Wednesday 24 January 2018

'Big Brother' Services Card is Irish (EU) Nanny State on its uppers


Concern has been raised about Government motives behind Public Services Cards
Concern has been raised about Government motives behind Public Services Cards

David Looby

Have you got a text message or letter calling on you to get an identity card?

Well if not, it's most likely only a matter of time. The Government are on their uppers once again as the suits in Europe demand that 3 million of us have the Public Services Cards by the end of the year.

Almost 2.8 million Irish people already have the cards which are only obtained after a face-to-face registration process at your nearest town or city SAFE (Standard Authentication Framework Environment) building. So far, so SAFE. Registration is only the first step to getting the card, which looks like the new driver's licences. The back of the card holds your PPS number and a card number. It also holds a magnetic stripe to enable social welfare payments such as pensions to be collected at post offices.

Introduced in 2013, the government insists these are not national identity cards, like those used in other countries.

I remember hearing horror stories when I lived in America of people being arrested by armed police for not having ID and vividly recall teenage nights of being stopped by bouncers at nightclub doors and being refused because of the lack of ID, so ID talk still gives me the heeby-jeebies.

Introducing change is never easy but bungling Government pr officials have provided fuel for the fire of conspiracy theorists by insisting that the card is not compulsory ('but is mandatory'?!) when people need it to access their social welfare and free travel, while it will soon be needed for all passport and driving licence applications, including renewals.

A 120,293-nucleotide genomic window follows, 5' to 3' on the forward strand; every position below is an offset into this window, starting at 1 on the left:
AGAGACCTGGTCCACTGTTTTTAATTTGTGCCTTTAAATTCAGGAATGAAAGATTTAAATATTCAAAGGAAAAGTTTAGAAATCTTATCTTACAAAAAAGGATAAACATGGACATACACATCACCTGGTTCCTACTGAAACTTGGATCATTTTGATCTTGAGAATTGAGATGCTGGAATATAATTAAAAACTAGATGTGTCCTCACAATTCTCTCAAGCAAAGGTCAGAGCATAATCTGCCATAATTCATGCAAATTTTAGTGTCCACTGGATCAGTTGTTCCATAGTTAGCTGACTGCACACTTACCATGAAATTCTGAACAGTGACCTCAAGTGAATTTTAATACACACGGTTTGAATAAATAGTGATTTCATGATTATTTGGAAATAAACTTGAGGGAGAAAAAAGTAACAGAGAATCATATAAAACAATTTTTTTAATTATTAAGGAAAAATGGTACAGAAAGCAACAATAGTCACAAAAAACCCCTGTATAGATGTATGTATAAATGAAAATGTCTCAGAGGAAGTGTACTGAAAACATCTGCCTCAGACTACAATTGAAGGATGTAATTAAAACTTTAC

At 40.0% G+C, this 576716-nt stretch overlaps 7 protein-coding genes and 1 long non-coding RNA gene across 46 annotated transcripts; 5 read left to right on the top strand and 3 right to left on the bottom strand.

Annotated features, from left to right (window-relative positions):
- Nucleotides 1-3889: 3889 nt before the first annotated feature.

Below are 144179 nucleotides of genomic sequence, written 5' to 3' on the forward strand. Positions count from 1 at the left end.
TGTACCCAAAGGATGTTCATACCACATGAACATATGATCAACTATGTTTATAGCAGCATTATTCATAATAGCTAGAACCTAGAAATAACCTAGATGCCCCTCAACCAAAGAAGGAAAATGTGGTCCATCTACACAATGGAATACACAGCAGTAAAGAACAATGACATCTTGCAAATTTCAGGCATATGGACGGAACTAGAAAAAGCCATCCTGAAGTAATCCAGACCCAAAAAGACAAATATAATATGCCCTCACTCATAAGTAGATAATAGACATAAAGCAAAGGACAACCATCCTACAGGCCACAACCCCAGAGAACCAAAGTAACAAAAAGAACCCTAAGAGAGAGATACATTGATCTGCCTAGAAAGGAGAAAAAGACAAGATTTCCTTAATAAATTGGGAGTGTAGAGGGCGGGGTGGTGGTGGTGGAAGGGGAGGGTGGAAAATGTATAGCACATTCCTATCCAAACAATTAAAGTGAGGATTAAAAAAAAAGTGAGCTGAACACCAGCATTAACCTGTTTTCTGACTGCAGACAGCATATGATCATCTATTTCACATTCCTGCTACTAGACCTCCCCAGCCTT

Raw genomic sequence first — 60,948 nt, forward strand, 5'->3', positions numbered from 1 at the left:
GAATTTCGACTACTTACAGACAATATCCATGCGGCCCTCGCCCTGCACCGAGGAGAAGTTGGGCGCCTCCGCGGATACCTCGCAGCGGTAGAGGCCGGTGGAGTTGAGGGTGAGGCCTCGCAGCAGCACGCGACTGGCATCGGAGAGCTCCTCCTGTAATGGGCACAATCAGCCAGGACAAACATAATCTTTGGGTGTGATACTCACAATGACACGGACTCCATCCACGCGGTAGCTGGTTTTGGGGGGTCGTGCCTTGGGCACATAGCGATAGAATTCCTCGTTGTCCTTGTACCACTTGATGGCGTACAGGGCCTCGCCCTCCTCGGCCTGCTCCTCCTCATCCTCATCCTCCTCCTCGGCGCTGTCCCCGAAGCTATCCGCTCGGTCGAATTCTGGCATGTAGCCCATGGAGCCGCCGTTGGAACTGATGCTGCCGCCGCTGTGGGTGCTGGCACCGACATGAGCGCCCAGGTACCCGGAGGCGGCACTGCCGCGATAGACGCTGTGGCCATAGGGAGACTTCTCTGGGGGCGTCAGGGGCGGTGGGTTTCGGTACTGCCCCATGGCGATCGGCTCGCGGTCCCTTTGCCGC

Information from the cards can be shared between 50 Government departments, although it remains unclear if the Government did their homework on introducing them, based on the most recent Data Protection legislation.

The cards have sparked controversy as a woman in her 70s had had her State pension cut off because she refused to register for the card. She said she had felt 'bullied' by officials. The total pension withheld is worth about €13,000 over 18 months.

Data protection experts have expressed concern that the cards will become national identity cards. Concerns were raised that biometric data could be held on them, although Minister for Social Protection Regina Doherty said the Government does not intend to increase the amount of information about citizens stored on the PSC in the future. She said a person's photograph, signature, PPS number and an expiry date are on the card, saying information on the chip, which included the 'standard identity set which we have always used' and includes date of birth, place of birth, gender, nationality, and if applicable, a former surname. She said the information is encrypted and cannot be accessed by hackers.

Her predecessor Joan Burton said the cards were in use as they contain a number of security elements to make them difficult to forge, including a photo and computer chip. She said the use of technology would help reduce the cost of social welfare fraud.

'Unfortunately, one of the problems with social welfare fraud is people pretending to be someone else and claiming payments.'

The Data Protection Commissioner has rightly said there is a 'pressing need for updated, clearer and more detailed information' to be communicated to the public regarding the card.

New Ross Standard

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